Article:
I’m putting this post on my site because I’m tired of searching for the commands.
There are plugins that will clean up your WordPress wp_posts table, but if you have access to the database you can do this yourself.
Backup the Database
You should always make a backup copy of your database just in case something goes wrong. This is a “duh” – but it happens – and things can go wrong. You’ll be deleting records from a table so before you do, make a backup.
Run the DELETE Query
Run the following command on your database. If you have a shared host with a cPanel you probably have phpmyadmin which is your user interface to your MySQL database. WordPress usually installs in MySQL as wrdp. You want click on the right database for your WordPress install. Once you are in the right database you can run this query:
DELETE FROM wp_posts WHERE post_type = "revision";
This will delete all the revisions from WordPress. Just out of curiousity you might take a note of how much space the wp_posts table was taking up before and after running this query. That will tell you how much room you recovered.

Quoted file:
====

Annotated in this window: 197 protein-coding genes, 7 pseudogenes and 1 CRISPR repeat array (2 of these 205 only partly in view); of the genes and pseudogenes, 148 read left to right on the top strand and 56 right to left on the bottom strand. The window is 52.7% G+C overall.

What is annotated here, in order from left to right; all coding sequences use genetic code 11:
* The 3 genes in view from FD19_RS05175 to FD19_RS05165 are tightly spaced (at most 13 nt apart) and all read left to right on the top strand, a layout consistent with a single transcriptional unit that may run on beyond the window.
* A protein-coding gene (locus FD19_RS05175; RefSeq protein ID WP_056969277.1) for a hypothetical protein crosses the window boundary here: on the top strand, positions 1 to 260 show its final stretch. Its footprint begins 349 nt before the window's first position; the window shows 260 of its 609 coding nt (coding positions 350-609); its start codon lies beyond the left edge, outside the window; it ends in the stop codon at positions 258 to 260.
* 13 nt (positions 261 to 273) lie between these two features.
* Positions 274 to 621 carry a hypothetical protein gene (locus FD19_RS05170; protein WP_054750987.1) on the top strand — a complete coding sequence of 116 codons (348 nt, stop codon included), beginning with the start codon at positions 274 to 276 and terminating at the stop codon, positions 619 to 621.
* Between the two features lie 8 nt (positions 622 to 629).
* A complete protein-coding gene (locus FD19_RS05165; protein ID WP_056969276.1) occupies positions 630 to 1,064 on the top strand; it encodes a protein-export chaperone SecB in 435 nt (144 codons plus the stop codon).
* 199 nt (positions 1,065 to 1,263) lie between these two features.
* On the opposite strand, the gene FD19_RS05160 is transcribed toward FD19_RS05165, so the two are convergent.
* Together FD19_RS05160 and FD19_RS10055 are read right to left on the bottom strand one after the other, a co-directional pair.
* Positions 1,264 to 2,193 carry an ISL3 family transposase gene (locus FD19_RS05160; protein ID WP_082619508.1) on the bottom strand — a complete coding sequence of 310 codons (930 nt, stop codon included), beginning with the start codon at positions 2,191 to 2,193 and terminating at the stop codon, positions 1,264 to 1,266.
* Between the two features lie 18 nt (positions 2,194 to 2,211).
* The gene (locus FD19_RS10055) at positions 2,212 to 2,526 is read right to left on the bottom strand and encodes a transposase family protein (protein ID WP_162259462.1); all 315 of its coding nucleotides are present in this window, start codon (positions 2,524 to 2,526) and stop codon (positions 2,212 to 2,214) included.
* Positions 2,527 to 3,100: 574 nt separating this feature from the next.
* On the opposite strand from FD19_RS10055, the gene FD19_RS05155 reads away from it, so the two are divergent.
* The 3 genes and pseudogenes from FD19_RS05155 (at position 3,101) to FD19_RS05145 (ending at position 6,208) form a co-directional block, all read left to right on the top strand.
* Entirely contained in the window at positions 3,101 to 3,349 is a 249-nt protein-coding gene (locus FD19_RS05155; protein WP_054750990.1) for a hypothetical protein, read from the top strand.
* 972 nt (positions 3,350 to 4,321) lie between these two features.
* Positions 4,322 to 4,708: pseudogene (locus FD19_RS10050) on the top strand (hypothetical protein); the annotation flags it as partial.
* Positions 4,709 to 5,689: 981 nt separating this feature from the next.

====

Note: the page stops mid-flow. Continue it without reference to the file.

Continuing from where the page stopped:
Optionally, You Can OPTIMIZE
This step is optional. If you are sweating bullets right now after deleting 20,000 revision posts, you can skip this step.
Optimization “releases” the data you deleted from memory thus freeing memory. Its like delete puts data in the trashcan and optimize empties the trash. To optimize the wp_posts table run the following query:
OPTIMIZE TABLE wp_posts;
Check to see the size of this table. In the YIW database, the “wp_posts” is only 3,4 Mb in size, as you can see in the photo below. It’s a lot of space saved, don’t you think?
I’ve run this query several times over the years. It’s like cleaning up your computer’s hard drive – the more you use it the more you should clean it up. There were my numbers.
Start 407 rows | 792.1 KB
Deleted 61 rows | 96.1 KB
Finish 346 rows | 695.4 KB
Hope this works for you. I know it works for me and I use it about once a year or so.